Videographers might seem like an odd fit at a funeral.
But they're present at half of the services Jon Reichmuth plans. Reichmuth owns a funeral home in Elkhorn and is one of the only providers in the state to offer webcasting of funerals.
"Probably one of the first five we did was a younger man who passed away," Reichmuth said. "He was a local farmer, but also worked for (Hewlett-Packard) as a sales rep. And he had contacts all over the world. Last time I looked, there were over 150 viewings of that specific one, including some overseas.
"So a lot of his extended friends got to share in his memorial service."
Graphic by Hilary Stohs-Krause, NET News
Wondering what your favorite websites' terms of service say about death? Check out Deceased Account to see the policies (or lack of) for 45 popular social media, file-sharing and commerce sites, including Facebook, eHarmony, flickr, Foursquare, MySpace and PayPal.
That's just one way technology is changing more traditional aspects of death. Others include plotting gravesites with GPS coordinates, embedding videos into headstones or showing digital slideshows at funerals.
But some people consider such melding of technology and mourning to be disrespectful.
"It's kind of a diminishment in some respect of the formality," said Daniel Wilson, a professor and chairman of psychiatry and a professor of anthropology at Creighton University.
Especially in terms of webcasting funerals.
"Clearly, webcasting a funeral is a whole other level beyond using new forms of media and communication to basically just memorialize people," he said. "I could certainly appreciate how people might find it disturbing, if not offensive."
The funerals are accessible only by a password-protected site. Reichmuth said the only negative comment he's heard was that streaming the service could lower the number of people who attended in person. But he said as families become more spread out, fewer people attend funerals anyway.
Technology is impacting not only how we react to death, but also how we plan for it.
750 million people actively use Facebook. More than 100 million have active PayPal accounts. 92 million American household engage in online banking.
But what happens to those accounts when their owners die?
Enter the relatively new field of digital estate planning.
"Well, a lot of our lives now involve the computer or various other technology systems, and so digital estate planning means planning for assets that you may have that are stored in some form of computer or other electronic technology," said Bill Lindsay, an attorney with Gross & Welch in Omaha. "And gaining access to those, which can be difficult if you have not done planning ahead of time."
As with standard estate planning, prepping your digital estate is all about assets. Michael Aiello, founder of Manhattan-based company LifeEnsured, has created a program that allows people to set post-mortem preferences for more than 60 social media and commerce websites.
"It's, first, I want to make sure my tangible assets are taken care of," Aiello said. "So these are things that have money in them, like PayPal, Amazon, eBay, that category."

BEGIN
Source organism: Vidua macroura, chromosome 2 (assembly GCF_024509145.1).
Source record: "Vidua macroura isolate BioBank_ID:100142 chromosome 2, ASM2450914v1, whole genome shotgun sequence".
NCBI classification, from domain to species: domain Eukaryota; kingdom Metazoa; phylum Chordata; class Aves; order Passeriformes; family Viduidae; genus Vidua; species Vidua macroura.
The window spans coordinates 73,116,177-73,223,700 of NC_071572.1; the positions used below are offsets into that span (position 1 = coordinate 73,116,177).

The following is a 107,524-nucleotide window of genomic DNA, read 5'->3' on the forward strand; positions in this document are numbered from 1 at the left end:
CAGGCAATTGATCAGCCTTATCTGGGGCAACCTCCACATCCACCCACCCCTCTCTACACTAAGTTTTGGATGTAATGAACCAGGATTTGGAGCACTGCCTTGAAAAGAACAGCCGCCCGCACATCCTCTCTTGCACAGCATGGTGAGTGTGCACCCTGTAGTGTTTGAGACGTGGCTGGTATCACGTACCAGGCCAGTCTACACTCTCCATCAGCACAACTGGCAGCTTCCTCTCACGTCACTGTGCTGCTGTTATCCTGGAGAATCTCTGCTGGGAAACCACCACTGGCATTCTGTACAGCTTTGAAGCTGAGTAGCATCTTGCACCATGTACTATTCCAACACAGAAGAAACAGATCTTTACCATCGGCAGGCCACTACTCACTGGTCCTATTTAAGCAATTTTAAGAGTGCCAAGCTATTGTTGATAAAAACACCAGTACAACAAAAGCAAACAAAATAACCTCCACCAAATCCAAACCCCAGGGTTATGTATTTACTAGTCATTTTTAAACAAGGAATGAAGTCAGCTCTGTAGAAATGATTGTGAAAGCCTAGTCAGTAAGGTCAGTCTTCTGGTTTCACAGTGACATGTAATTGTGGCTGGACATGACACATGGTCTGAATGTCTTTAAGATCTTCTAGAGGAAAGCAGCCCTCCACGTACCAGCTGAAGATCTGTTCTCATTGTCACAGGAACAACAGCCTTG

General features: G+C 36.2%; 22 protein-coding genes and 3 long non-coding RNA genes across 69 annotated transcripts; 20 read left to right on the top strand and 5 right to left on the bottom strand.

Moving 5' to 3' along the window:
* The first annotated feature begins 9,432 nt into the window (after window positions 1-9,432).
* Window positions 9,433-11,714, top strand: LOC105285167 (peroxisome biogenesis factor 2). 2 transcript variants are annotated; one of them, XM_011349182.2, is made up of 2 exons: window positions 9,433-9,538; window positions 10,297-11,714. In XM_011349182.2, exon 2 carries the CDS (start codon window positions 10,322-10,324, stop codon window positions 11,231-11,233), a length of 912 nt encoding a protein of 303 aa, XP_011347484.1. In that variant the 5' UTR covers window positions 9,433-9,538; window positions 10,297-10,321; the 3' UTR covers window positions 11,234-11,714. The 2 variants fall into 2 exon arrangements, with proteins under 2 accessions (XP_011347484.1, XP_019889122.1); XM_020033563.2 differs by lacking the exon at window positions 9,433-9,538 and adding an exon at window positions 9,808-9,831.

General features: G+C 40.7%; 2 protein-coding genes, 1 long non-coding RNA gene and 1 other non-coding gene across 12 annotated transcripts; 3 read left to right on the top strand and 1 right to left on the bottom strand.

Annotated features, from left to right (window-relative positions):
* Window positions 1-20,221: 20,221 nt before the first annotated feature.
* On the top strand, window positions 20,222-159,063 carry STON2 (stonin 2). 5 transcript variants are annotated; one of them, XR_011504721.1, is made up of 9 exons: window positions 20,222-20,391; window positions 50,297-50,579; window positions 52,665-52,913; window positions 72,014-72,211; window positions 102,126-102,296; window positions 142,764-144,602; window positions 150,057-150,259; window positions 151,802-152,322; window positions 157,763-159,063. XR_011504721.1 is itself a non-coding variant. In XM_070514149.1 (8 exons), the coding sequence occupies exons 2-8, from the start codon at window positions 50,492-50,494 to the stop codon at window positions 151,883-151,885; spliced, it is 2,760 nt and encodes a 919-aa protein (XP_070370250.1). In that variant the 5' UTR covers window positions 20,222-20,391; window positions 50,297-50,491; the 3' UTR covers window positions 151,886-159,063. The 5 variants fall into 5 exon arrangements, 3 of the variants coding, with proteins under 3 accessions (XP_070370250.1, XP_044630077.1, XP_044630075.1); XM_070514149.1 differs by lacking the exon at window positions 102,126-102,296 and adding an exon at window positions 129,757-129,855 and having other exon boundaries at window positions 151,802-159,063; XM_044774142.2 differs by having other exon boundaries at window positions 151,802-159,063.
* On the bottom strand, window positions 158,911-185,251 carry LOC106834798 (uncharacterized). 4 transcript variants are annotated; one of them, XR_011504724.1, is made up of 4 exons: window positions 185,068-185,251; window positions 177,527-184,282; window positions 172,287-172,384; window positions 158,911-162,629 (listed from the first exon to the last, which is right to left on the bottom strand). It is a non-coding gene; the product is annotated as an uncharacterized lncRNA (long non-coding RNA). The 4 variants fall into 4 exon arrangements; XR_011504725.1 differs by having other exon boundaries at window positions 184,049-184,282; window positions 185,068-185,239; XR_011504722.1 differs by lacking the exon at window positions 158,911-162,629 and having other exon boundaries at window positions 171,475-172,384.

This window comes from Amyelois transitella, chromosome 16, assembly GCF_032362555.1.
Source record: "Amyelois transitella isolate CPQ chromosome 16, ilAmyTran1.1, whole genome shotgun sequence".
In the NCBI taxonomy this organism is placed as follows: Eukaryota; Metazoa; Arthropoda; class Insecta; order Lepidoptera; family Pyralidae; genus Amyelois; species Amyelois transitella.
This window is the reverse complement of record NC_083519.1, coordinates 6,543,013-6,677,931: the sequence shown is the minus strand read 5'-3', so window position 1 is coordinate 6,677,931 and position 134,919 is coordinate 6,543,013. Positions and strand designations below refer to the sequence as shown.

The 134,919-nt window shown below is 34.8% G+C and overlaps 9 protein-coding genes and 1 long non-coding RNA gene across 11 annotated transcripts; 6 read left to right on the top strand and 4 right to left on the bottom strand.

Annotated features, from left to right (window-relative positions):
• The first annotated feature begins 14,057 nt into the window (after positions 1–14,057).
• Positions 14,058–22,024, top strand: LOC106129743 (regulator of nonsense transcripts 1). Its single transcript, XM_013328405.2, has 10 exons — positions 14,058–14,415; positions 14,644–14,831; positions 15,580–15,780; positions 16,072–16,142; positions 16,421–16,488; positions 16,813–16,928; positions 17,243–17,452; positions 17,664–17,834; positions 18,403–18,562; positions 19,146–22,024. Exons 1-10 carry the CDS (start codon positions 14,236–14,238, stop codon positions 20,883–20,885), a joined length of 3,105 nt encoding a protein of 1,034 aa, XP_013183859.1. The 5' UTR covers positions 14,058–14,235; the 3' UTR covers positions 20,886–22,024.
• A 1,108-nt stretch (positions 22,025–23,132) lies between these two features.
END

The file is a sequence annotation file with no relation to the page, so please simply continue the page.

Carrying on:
After financial services are squared away, he said, people tend to focus on information-based services, like file-sharing sites, email or tax returns that are filed electronically. Finally, they turn to assets that are more intangible, such as social media sites or dating sites.
LifeEnsured's youngest client is 13; their oldest is 66. Aiello said the average user's age is in the mid-30s.
One of the big questions users face is whether to leave their social media accounts open. Especially when it comes to Facebook, profiles of deceased loved ones can be turned into digital memorials.
"And again, I think that's more of a, kind of a durable obituary, if you will," said Creighton's Wilson. "Where when we just had newspapers in the past, there were just a few notices, and they were formal, and that was pretty much it."
Digital estate planning can be useful not just in cases of death, but also for members of the military who might be away from home for years at a time, or in case of disability. In the end, digital estate planning is all about accessibility for family members when the primary account holder is unavailable.
Without planning ahead, Omaha lawyer Lindsay said, families can easily run into roadblocks.
"There have been some online companies that will not allow access."
And as Aiello with LifeEnsured pointed out, only 30 percent of social media services explicitly delineate their protocol in case of death. Many say nothing at all. (For a rundown of 45 different websites and their policies, or lack of, concerning the death of account holders, check out DeceasedAccount.com.)
How to avoid these complications?
"Well, one simple solution is to have a list of your passwords and login names," Lindsay said, "and anything else associated - some accounts now have a security question that may need to be answered."
He recommended storing that information in your safety deposit box or home safe and giving a trusted friend or family member access.
And include your digital assets when planning for your estate, whether that's your computer password, website domain names you own or any e-books you've published.
"Your family's going to have to deal with this, and that could be stressful, and that could be confusing, and not what they should be focusing their time on at that point," Aiello said. "And I think that really drives it for folks. So it's, let's relieve the burden on your family, let's keep you in control, and let's make sure what you want to have happen to your accounts happens."
In many ways, technology has made modern life richer, but it's also made life - and death - more complex. Without proper planning, family members are often left to guess at whether their favorite aunt would want her funeral webcasted, or if their cousin's Twitter account should be memorialized or merely shut down.